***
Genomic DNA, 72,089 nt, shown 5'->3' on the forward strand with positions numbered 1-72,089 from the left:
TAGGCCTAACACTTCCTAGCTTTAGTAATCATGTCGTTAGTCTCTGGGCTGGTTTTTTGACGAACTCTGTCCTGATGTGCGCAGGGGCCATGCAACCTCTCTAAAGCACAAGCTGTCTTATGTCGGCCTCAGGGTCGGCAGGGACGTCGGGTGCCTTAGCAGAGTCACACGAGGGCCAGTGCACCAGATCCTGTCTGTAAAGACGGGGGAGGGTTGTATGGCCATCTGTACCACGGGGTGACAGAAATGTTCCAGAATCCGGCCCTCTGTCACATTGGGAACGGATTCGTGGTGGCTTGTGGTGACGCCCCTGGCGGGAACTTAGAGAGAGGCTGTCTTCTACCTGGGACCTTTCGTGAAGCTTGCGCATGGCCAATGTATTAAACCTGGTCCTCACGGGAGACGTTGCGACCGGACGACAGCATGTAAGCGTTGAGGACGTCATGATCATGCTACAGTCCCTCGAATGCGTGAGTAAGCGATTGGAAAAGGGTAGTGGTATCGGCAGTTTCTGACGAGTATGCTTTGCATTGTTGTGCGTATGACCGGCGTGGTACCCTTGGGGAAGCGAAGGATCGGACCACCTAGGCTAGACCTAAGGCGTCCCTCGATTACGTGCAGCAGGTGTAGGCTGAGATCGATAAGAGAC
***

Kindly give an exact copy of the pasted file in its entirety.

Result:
Genomic DNA, 72,089 nt, shown 5'->3' on the forward strand with positions numbered 1-72,089 from the left:
TAGGCCTAACACTTCCTAGCTTTAGTAATCATGTCGTTAGTCTCTGGGCTGGTTTTTTGACGAACTCTGTCCTGATGTGCGCAGGGGCCATGCAACCTCTCTAAAGCACAAGCTGTCTTATGTCGGCCTCAGGGTCGGCAGGGACGTCGGGTGCCTTAGCAGAGTCACACGAGGGCCAGTGCACCAGATCCTGTCTGTAAAGACGGGGGAGGGTTGTATGGCCATCTGTACCACGGGGTGACAGAAATGTTCCAGAATCCGGCCCTCTGTCACATTGGGAACGGATTCGTGGTGGCTTGTGGTGACGCCCCTGGCGGGAACTTAGAGAGAGGCTGTCTTCTACCTGGGACCTTTCGTGAAGCTTGCGCATGGCCAATGTATTAAACCTGGTCCTCACGGGAGACGTTGCGACCGGACGACAGCATGTAAGCGTTGAGGACGTCATGATCATGCTACAGTCCCTCGAATGCGTGAGTAAGCGATTGGAAAAGGGTAGTGGTATCGGCAGTTTCTGACGAGTATGCTTTGCATTGTTGTGCGTATGACCGGCGTGGTACCCTTGGGGAAGCGAAGGATCGGACCACCTAGGCTAGACCTAAGGCGTCCCTCGATTACGTGCAGCAGGTGTAGGCTGAGATCGATAAGAGAC